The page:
To be or not to be…an Editor?

I am not the most wonderful, eloquent writer but I work at it.  I can easily revise a manuscript a 1000 times and still find a word or even entire sentences to revise or remove after my publication appears. It is remarkable to me that famous scientists like Dr. Charles Michener at University of Kansas wrote just one or two drafts long-hand before the manuscript was typed up and sent to press.

Thus, I am flummoxed how I rose into the editorial ranks of journals in my field.  It started as a trickle, when I was in graduate school, with invitations from journals to review articles by others.  Who me?  Couldn’t be!  I don’t know nearly enough about chrysomelids, systematics, or evolution to evaluate research by others!

Around 2003, during my graduate career at Cornell University, Dr. Terry Seeno, California Department of Food and Agriculture, Sacramento, began asking me to take over as Editor of the international newsletter, Chrysomela, which he began in 1979.  This was extraordinarily intimidating but Terry is persistent.  He never went away; after a visit to Sacramento, I came away with a new “job”, a heap of printed newsletters, 2 binders of stuff, and a crash course in InDesign.  Under pressure, a little excited and a little unwilling, I became Editor of this newsletter that serves over 300 chrysomelid beetle fans around the world.

After graduate school, I found myself included on editorial committees for the Coleopterists Bulletin and then the Journal of the Kansas Entomological Society (JKES).  More invitations to review kept coming. Another big junction appeared in 2014, when I found myself between a rock and a hard place for JKES when Dr. Roy Beckemeyer in Wichita, KS, had to step back from the journal and we had no volunteer Editor. I had numerous papers (for Beetles of Peru) already in review so I had to figure out F-A-S-T how to help keep the journal afloat, manuscripts moving forward in the review process, so my own projects would not stall. And so I found myself as the Editor of the JKES, while I looked around, hounded people, pounded on doors to find a real Editor.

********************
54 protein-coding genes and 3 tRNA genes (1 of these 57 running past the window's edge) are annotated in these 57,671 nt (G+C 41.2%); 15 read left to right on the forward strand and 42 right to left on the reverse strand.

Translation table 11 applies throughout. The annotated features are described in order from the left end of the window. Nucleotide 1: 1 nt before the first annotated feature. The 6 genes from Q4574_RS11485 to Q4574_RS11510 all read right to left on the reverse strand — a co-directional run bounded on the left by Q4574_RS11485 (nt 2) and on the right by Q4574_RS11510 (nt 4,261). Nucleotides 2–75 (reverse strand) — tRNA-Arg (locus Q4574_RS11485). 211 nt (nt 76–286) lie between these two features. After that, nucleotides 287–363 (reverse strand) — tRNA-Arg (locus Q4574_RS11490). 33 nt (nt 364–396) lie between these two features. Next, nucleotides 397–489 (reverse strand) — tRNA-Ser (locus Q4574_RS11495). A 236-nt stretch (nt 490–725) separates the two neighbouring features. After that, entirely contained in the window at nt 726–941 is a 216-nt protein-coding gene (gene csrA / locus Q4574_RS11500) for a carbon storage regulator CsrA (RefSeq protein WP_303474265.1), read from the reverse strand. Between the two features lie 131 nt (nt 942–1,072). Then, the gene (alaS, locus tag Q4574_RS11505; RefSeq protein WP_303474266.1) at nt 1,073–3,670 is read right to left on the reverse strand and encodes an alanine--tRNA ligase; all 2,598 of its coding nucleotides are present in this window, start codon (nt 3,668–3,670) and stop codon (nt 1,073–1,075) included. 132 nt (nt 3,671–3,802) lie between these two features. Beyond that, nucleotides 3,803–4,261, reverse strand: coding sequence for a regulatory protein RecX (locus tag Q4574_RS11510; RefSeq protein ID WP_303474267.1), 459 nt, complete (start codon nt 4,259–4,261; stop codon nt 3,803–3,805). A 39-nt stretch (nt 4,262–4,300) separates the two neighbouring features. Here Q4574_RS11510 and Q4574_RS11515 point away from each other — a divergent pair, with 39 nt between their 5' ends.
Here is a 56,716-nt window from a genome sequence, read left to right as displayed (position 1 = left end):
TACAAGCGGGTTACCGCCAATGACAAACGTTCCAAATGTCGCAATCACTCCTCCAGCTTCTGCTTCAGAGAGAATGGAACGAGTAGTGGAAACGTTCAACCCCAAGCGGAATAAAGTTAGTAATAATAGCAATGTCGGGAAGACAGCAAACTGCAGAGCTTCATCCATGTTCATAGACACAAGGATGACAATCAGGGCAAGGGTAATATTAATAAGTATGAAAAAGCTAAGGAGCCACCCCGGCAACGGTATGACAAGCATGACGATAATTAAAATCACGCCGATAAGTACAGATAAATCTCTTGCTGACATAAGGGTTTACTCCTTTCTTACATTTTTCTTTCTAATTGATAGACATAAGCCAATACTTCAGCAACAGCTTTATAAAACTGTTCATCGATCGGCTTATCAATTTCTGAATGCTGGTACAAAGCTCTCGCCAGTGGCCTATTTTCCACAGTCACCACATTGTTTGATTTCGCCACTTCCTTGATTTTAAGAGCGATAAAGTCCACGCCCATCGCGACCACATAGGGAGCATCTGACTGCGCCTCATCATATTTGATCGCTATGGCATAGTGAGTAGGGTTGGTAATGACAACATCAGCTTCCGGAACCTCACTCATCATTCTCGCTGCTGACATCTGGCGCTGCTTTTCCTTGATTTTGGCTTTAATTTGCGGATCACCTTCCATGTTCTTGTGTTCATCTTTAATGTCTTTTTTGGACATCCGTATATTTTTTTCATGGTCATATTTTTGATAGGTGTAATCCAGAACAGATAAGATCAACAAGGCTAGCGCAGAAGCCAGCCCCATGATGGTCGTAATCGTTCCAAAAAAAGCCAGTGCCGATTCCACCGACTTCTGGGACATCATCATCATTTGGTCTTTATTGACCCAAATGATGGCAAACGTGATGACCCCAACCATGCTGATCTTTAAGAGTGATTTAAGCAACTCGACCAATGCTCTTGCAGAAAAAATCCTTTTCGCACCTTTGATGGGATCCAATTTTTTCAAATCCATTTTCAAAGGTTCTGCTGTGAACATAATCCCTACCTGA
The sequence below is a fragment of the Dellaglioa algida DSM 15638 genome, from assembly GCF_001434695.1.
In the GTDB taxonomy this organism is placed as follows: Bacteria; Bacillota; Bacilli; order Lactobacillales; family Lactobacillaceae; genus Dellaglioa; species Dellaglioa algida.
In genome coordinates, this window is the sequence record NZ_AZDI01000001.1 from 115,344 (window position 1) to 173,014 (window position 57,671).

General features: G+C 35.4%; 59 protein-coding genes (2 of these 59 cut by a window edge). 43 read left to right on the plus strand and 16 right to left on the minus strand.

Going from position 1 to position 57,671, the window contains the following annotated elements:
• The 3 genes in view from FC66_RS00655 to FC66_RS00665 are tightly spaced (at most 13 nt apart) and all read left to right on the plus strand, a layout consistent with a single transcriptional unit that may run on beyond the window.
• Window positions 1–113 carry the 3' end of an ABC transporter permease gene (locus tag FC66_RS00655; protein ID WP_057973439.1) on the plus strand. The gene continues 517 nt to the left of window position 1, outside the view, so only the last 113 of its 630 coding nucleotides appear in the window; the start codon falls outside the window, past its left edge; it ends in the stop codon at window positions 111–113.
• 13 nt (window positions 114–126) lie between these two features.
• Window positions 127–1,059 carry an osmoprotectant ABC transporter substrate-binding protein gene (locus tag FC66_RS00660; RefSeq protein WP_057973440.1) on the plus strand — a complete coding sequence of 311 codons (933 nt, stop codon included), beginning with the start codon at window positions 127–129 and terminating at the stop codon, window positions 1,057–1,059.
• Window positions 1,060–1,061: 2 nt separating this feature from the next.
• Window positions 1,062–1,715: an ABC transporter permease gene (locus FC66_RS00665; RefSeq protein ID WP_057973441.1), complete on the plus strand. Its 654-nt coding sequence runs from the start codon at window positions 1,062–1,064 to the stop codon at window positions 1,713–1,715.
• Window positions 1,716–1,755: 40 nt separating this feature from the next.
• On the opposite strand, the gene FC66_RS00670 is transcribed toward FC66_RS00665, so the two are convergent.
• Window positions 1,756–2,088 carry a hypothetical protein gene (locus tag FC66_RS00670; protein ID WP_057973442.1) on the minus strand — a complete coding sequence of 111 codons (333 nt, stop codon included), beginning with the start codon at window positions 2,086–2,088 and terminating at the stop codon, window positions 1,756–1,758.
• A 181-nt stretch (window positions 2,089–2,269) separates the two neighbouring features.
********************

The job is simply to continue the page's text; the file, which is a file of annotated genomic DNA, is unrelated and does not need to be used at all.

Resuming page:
Today, I feel a little more competent to evaluate manuscripts on those few topics that I’ve published on. I am a subject editor for ZooKeys and an advisory member for editorial committee of Journal of Natural History.  Currently, I am taking another step up this chain, as co-editor with Dr. Michael Schmitt, University of Greiswald, Germany, of a special volume of collected papers for Research on Chrysomelidae or RoC 7.

It is rewarding to help promote my subject interests and beetles by managing manuscripts and their authors through the review process to a beautiful published product. I am still uncertain if these activities help me write better or faster, but it feels satisfying when another “chapter” in the biology and systematics of Chrysomelidae, beetles, and insects is added to the universal library.

Further reading:

Chrysomela newsletter is available online,